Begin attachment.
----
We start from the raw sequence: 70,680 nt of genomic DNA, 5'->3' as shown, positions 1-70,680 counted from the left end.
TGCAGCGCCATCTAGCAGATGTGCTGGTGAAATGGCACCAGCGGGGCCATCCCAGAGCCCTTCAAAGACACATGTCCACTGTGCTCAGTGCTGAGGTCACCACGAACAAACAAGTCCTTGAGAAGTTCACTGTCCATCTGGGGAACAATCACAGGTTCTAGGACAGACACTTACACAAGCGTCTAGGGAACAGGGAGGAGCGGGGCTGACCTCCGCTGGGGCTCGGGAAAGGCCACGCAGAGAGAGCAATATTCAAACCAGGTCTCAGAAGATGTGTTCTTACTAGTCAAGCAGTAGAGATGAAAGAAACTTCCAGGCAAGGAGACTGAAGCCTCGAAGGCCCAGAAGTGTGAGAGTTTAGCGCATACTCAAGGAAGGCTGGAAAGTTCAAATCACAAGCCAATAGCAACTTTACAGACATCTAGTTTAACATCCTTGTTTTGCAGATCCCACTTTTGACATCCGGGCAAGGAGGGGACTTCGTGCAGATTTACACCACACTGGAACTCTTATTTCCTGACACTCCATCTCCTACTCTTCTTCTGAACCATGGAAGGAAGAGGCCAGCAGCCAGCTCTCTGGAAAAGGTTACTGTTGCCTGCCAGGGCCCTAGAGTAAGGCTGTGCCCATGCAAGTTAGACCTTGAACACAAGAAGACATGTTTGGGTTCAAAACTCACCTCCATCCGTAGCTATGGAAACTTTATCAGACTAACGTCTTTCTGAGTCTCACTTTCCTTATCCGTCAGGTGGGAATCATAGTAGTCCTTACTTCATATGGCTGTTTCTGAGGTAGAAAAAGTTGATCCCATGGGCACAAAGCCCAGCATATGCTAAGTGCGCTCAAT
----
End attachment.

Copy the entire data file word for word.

We start from the raw sequence: 70,680 nt of genomic DNA, 5'->3' as shown, positions 1-70,680 counted from the left end.
TGCAGCGCCATCTAGCAGATGTGCTGGTGAAATGGCACCAGCGGGGCCATCCCAGAGCCCTTCAAAGACACATGTCCACTGTGCTCAGTGCTGAGGTCACCACGAACAAACAAGTCCTTGAGAAGTTCACTGTCCATCTGGGGAACAATCACAGGTTCTAGGACAGACACTTACACAAGCGTCTAGGGAACAGGGAGGAGCGGGGCTGACCTCCGCTGGGGCTCGGGAAAGGCCACGCAGAGAGAGCAATATTCAAACCAGGTCTCAGAAGATGTGTTCTTACTAGTCAAGCAGTAGAGATGAAAGAAACTTCCAGGCAAGGAGACTGAAGCCTCGAAGGCCCAGAAGTGTGAGAGTTTAGCGCATACTCAAGGAAGGCTGGAAAGTTCAAATCACAAGCCAATAGCAACTTTACAGACATCTAGTTTAACATCCTTGTTTTGCAGATCCCACTTTTGACATCCGGGCAAGGAGGGGACTTCGTGCAGATTTACACCACACTGGAACTCTTATTTCCTGACACTCCATCTCCTACTCTTCTTCTGAACCATGGAAGGAAGAGGCCAGCAGCCAGCTCTCTGGAAAAGGTTACTGTTGCCTGCCAGGGCCCTAGAGTAAGGCTGTGCCCATGCAAGTTAGACCTTGAACACAAGAAGACATGTTTGGGTTCAAAACTCACCTCCATCCGTAGCTATGGAAACTTTATCAGACTAACGTCTTTCTGAGTCTCACTTTCCTTATCCGTCAGGTGGGAATCATAGTAGTCCTTACTTCATATGGCTGTTTCTGAGGTAGAAAAAGTTGATCCCATGGGCACAAAGCCCAGCATATGCTAAGTGCGCTCAAT